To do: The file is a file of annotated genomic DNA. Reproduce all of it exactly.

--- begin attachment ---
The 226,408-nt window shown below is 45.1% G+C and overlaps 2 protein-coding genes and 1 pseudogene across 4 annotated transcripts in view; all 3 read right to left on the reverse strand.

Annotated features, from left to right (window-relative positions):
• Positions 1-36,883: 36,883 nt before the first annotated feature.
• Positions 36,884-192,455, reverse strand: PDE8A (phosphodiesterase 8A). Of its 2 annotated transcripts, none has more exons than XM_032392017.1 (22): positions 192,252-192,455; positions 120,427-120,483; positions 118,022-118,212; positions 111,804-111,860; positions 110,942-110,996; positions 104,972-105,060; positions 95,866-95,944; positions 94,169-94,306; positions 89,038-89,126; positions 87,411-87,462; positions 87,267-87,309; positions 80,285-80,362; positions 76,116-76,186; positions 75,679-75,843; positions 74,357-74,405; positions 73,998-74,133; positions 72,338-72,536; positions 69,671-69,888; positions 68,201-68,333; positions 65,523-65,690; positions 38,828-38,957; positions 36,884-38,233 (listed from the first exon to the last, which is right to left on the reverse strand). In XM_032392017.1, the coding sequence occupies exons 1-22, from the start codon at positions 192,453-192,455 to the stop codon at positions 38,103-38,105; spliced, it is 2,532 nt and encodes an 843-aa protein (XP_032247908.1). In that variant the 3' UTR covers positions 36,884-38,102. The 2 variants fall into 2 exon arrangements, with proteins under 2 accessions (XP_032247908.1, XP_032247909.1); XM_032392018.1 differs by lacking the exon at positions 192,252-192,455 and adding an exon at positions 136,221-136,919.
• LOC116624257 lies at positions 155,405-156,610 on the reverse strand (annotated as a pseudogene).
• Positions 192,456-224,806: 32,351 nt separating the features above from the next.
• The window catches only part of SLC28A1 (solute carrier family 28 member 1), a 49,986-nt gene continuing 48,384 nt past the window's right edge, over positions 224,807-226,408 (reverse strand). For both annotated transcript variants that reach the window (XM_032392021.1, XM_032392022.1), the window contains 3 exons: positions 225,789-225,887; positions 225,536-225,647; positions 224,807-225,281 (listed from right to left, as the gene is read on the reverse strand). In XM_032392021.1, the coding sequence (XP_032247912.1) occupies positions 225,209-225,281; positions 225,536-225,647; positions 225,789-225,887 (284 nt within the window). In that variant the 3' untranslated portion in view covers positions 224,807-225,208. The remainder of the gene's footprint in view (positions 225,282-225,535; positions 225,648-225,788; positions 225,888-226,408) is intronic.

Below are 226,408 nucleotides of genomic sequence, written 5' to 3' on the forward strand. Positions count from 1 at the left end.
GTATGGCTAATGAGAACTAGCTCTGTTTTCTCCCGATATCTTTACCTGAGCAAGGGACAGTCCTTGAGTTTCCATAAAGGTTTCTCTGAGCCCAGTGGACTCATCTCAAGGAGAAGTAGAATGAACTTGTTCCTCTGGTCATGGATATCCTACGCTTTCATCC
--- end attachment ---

The 226,408-nt window shown below is 45.1% G+C and overlaps 2 protein-coding genes and 1 pseudogene across 4 annotated transcripts in view; all 3 read right to left on the reverse strand.

Annotated features, from left to right (window-relative positions):
• Positions 1-36,883: 36,883 nt before the first annotated feature.
• Positions 36,884-192,455, reverse strand: PDE8A (phosphodiesterase 8A). Of its 2 annotated transcripts, none has more exons than XM_032392017.1 (22): positions 192,252-192,455; positions 120,427-120,483; positions 118,022-118,212; positions 111,804-111,860; positions 110,942-110,996; positions 104,972-105,060; positions 95,866-95,944; positions 94,169-94,306; positions 89,038-89,126; positions 87,411-87,462; positions 87,267-87,309; positions 80,285-80,362; positions 76,116-76,186; positions 75,679-75,843; positions 74,357-74,405; positions 73,998-74,133; positions 72,338-72,536; positions 69,671-69,888; positions 68,201-68,333; positions 65,523-65,690; positions 38,828-38,957; positions 36,884-38,233 (listed from the first exon to the last, which is right to left on the reverse strand). In XM_032392017.1, the coding sequence occupies exons 1-22, from the start codon at positions 192,453-192,455 to the stop codon at positions 38,103-38,105; spliced, it is 2,532 nt and encodes an 843-aa protein (XP_032247908.1). In that variant the 3' UTR covers positions 36,884-38,102. The 2 variants fall into 2 exon arrangements, with proteins under 2 accessions (XP_032247908.1, XP_032247909.1); XM_032392018.1 differs by lacking the exon at positions 192,252-192,455 and adding an exon at positions 136,221-136,919.
• LOC116624257 lies at positions 155,405-156,610 on the reverse strand (annotated as a pseudogene).
• Positions 192,456-224,806: 32,351 nt separating the features above from the next.
• The window catches only part of SLC28A1 (solute carrier family 28 member 1), a 49,986-nt gene continuing 48,384 nt past the window's right edge, over positions 224,807-226,408 (reverse strand). For both annotated transcript variants that reach the window (XM_032392021.1, XM_032392022.1), the window contains 3 exons: positions 225,789-225,887; positions 225,536-225,647; positions 224,807-225,281 (listed from right to left, as the gene is read on the reverse strand). In XM_032392021.1, the coding sequence (XP_032247912.1) occupies positions 225,209-225,281; positions 225,536-225,647; positions 225,789-225,887 (284 nt within the window). In that variant the 3' untranslated portion in view covers positions 224,807-225,208. The remainder of the gene's footprint in view (positions 225,282-225,535; positions 225,648-225,788; positions 225,888-226,408) is intronic.

Below are 226,408 nucleotides of genomic sequence, written 5' to 3' on the forward strand. Positions count from 1 at the left end.
GTATGGCTAATGAGAACTAGCTCTGTTTTCTCCCGATATCTTTACCTGAGCAAGGGACAGTCCTTGAGTTTCCATAAAGGTTTCTCTGAGCCCAGTGGACTCATCTCAAGGAGAAGTAGAATGAACTTGTTCCTCTGGTCATGGATATCCTACGCTTTCATCC